Joseph Eron, MD, Daniel R. Kuritzkes, MD, and Monica Gandhi, MD, MPH, share recommendations to improve pre-therapy resistance testing in community settings.
Joseph Eron, MD: Dan, this person comes back, it turns out they had some life disruption, but they're still viremic and they're kind of getting back together. What are the tests that you would do and maybe parse that out by kind of someone who's on their first regimen vs. someone who's on later lines of treatment?
Daniel R. Kuritzkes, MD: Sure. Certainly, for somebody who's on their first regimen you would want to get a resistance test. That typically means a genotypic resistance test. As long as they have a virus load that's above 500 copies/mL, you can get a resistance test done and that can go to any of the reference labs. I think there are fewer local hospital laboratories that do their own resistance testing nowadays. Then you'll get a report back that reports out which mutations are present or whether there are no mutations present because that's certainly a possibility. If somebody has been completely nonadherent to their medication or had stopped their medication abruptly and not just been on and off, they may have no resistance. That will create a different set of issues for what's possible next. If you see mutations, then it'll also tell you what the impact of those mutations are within the specific drug class and if there's any cross-class effects as there are for certain mutations.
With more advanced disease or people who have had many regimens, then the issue becomes, do you also need a phenotype test? That is, frankly, used less and less these days. Really in the United States, there's only 1 place that you can get a phenotype test done, which also makes things a bit more challenging. We really need phenotype mostly when you see people who have multiple protease inhibitor [PI] resistance mutations. It's hard to know for sure, first of all, to what extent their cross-resistance is to the various PIs, and secondly, just how high is the resistance? In trying to construct a regimen, you may still want to incorporate a boosted PI if there's only partial resistance. That can be hard to sort out just from the genotype. You often need a phenotype to help you with that.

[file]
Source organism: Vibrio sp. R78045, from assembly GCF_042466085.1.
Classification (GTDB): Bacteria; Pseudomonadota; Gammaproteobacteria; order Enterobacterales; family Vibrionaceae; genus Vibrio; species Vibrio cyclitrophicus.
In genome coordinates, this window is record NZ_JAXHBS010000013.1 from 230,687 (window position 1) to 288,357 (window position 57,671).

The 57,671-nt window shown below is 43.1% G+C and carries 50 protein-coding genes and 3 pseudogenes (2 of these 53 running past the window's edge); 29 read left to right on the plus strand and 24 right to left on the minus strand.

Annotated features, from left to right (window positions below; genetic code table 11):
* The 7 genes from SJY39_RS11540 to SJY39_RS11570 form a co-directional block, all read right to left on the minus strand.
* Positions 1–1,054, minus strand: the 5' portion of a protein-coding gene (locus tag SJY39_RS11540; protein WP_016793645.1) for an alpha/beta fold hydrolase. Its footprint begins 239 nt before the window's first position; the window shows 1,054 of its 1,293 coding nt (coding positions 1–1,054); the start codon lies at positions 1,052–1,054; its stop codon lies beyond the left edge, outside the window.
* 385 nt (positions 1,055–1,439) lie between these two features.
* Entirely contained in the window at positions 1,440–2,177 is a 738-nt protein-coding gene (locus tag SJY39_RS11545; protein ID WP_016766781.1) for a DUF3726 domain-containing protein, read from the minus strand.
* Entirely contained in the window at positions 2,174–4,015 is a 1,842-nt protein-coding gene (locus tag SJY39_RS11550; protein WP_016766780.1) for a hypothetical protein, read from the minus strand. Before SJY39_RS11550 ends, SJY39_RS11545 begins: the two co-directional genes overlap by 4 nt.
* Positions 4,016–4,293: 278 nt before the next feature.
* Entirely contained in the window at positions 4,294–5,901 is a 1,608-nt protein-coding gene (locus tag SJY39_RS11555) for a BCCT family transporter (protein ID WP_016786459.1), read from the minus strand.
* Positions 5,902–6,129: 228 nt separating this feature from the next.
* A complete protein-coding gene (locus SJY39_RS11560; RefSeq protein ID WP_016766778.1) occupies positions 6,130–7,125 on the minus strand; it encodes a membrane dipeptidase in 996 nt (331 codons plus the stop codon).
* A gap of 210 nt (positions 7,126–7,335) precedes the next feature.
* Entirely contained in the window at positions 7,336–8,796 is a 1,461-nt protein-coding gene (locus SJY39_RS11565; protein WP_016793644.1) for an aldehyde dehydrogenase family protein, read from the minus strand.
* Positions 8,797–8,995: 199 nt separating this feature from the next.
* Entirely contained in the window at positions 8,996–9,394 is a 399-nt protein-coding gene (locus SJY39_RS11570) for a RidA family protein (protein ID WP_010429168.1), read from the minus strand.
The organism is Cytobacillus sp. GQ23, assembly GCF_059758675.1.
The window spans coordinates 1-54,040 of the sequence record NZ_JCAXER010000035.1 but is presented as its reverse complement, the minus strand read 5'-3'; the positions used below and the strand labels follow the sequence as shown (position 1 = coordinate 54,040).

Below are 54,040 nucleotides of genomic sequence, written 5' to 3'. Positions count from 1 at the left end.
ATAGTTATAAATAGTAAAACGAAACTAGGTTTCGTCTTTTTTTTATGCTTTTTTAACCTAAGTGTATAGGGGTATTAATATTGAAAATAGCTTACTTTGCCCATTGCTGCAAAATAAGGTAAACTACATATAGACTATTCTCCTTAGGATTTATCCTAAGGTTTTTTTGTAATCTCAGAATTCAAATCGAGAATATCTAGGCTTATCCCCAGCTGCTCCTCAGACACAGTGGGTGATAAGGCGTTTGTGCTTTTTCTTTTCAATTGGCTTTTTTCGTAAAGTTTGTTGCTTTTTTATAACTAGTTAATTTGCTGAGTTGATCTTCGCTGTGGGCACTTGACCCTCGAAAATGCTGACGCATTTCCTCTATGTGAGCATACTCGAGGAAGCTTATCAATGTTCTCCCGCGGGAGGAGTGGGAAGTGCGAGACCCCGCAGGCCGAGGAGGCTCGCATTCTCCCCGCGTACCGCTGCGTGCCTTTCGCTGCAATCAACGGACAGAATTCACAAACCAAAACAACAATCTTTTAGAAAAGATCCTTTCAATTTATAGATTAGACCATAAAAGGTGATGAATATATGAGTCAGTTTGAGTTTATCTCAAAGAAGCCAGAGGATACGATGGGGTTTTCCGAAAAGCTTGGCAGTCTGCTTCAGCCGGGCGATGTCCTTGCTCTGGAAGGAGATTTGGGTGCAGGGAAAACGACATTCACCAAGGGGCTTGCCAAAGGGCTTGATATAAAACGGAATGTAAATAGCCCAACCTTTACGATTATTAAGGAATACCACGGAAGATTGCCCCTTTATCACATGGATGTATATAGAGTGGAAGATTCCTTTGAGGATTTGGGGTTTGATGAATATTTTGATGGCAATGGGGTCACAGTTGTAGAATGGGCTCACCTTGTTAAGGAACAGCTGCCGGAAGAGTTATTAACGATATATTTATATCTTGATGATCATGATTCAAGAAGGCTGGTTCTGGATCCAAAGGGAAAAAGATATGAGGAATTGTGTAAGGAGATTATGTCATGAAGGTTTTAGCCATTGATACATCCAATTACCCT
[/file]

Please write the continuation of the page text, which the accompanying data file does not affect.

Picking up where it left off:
Joseph Eron, MD: Talk about, in your experience, some of these folks that have had multiple regimens. We still get people, unfortunately, who have multidrug resistance, have been suppressed, and then something happens in their life. Whatever it may be, some adherence or life challenge. When you look at a patient's resistance, do you actually look at previous genotypes and try to get a kind of cumulative sense?
Daniel R. Kuritzkes, MD: Yeah, that's a great point. Any given resistance test only gives you information about what drugs the person was last on. Ideally, that test is being done while they're still on their failing regimen or very shortly after they've stopped their drugs because even a month later you can begin to see certain mutations replaced by the wild-type and the resistance test is no longer so accurate. So sure, if somebody has been on a series of regimens and has had a number of episodes of treatment failure, you want to go back to the historical record in their chart and cumulate all of the resistance mutations because they're still there in the reservoir so they could still contribute to failure of a future regimen. It's really important to have that information.
Joseph Eron, MD: Do you ever get a tropism assay anymore? Is there ever a reason to do that?
Monica Gandhi, MD, MPH: Archive phenotyping.
Joseph Eron, MD: Or archive. You could talk about both, tropism in someone who's viremic and then how do you use archive?